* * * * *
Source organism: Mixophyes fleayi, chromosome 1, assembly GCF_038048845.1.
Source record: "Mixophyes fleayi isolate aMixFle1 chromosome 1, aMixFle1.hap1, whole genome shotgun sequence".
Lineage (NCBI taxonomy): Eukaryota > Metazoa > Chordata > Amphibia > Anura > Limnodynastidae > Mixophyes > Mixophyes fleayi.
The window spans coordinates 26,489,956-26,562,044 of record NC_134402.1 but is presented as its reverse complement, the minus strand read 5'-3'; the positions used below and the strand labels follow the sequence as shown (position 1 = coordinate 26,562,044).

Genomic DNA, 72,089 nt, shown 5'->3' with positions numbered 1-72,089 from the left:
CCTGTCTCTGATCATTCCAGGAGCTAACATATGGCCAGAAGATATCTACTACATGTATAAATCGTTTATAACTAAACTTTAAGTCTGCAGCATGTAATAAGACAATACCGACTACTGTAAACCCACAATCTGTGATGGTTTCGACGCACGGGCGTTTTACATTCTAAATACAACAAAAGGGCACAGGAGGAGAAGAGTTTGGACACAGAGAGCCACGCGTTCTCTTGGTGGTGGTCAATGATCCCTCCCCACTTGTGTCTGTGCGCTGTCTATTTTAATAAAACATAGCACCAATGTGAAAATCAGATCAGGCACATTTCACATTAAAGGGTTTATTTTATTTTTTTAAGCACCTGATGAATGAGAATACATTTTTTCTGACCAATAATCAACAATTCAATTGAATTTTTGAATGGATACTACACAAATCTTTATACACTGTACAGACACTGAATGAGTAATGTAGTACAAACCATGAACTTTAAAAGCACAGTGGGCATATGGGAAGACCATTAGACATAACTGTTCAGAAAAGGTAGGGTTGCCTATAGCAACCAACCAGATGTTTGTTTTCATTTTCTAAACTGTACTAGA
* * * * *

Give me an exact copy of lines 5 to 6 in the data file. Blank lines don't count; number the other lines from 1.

Genomic DNA, 72,089 nt, shown 5'->3' with positions numbered 1-72,089 from the left:
CCTGTCTCTGATCATTCCAGGAGCTAACATATGGCCAGAAGATATCTACTACATGTATAAATCGTTTATAACTAAACTTTAAGTCTGCAGCATGTAATAAGACAATACCGACTACTGTAAACCCACAATCTGTGATGGTTTCGACGCACGGGCGTTTTACATTCTAAATACAACAAAAGGGCACAGGAGGAGAAGAGTTTGGACACAGAGAGCCACGCGTTCTCTTGGTGGTGGTCAATGATCCCTCCCCACTTGTGTCTGTGCGCTGTCTATTTTAATAAAACATAGCACCAATGTGAAAATCAGATCAGGCACATTTCACATTAAAGGGTTTATTTTATTTTTTTAAGCACCTGATGAATGAGAATACATTTTTTCTGACCAATAATCAACAATTCAATTGAATTTTTGAATGGATACTACACAAATCTTTATACACTGTACAGACACTGAATGAGTAATGTAGTACAAACCATGAACTTTAAAAGCACAGTGGGCATATGGGAAGACCATTAGACATAACTGTTCAGAAAAGGTAGGGTTGCCTATAGCAACCAACCAGATGTTTGTTTTCATTTTCTAAACTGTACTAGA